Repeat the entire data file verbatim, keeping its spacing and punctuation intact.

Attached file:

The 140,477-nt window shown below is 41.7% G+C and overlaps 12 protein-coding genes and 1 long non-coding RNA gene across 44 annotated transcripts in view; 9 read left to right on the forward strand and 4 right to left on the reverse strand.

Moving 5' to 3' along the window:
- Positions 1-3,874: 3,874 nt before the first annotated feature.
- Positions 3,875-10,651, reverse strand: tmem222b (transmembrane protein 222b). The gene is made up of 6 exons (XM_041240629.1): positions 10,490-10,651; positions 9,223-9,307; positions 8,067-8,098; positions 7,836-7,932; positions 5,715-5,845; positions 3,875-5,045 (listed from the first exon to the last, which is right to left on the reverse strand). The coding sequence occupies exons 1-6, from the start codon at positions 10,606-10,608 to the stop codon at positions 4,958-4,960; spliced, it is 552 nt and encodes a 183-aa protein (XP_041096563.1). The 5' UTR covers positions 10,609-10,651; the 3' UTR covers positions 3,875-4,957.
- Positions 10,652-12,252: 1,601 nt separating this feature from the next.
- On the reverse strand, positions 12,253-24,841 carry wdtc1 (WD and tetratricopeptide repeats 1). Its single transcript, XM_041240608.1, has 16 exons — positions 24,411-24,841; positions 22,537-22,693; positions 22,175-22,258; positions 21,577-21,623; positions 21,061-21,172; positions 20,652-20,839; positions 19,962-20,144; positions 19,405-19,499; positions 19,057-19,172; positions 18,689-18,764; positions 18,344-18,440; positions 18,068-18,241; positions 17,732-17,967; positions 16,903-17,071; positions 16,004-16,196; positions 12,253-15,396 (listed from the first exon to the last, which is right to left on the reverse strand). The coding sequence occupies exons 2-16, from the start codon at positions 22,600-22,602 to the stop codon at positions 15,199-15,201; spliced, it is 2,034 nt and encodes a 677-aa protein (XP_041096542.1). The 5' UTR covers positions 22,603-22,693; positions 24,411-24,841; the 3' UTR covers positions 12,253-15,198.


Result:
The 140,477-nt window shown below is 41.7% G+C and overlaps 12 protein-coding genes and 1 long non-coding RNA gene across 44 annotated transcripts in view; 9 read left to right on the forward strand and 4 right to left on the reverse strand.

Moving 5' to 3' along the window:
- Positions 1-3,874: 3,874 nt before the first annotated feature.
- Positions 3,875-10,651, reverse strand: tmem222b (transmembrane protein 222b). The gene is made up of 6 exons (XM_041240629.1): positions 10,490-10,651; positions 9,223-9,307; positions 8,067-8,098; positions 7,836-7,932; positions 5,715-5,845; positions 3,875-5,045 (listed from the first exon to the last, which is right to left on the reverse strand). The coding sequence occupies exons 1-6, from the start codon at positions 10,606-10,608 to the stop codon at positions 4,958-4,960; spliced, it is 552 nt and encodes a 183-aa protein (XP_041096563.1). The 5' UTR covers positions 10,609-10,651; the 3' UTR covers positions 3,875-4,957.
- Positions 10,652-12,252: 1,601 nt separating this feature from the next.
- On the reverse strand, positions 12,253-24,841 carry wdtc1 (WD and tetratricopeptide repeats 1). Its single transcript, XM_041240608.1, has 16 exons — positions 24,411-24,841; positions 22,537-22,693; positions 22,175-22,258; positions 21,577-21,623; positions 21,061-21,172; positions 20,652-20,839; positions 19,962-20,144; positions 19,405-19,499; positions 19,057-19,172; positions 18,689-18,764; positions 18,344-18,440; positions 18,068-18,241; positions 17,732-17,967; positions 16,903-17,071; positions 16,004-16,196; positions 12,253-15,396 (listed from the first exon to the last, which is right to left on the reverse strand). The coding sequence occupies exons 2-16, from the start codon at positions 22,600-22,602 to the stop codon at positions 15,199-15,201; spliced, it is 2,034 nt and encodes a 677-aa protein (XP_041096542.1). The 5' UTR covers positions 22,603-22,693; positions 24,411-24,841; the 3' UTR covers positions 12,253-15,198.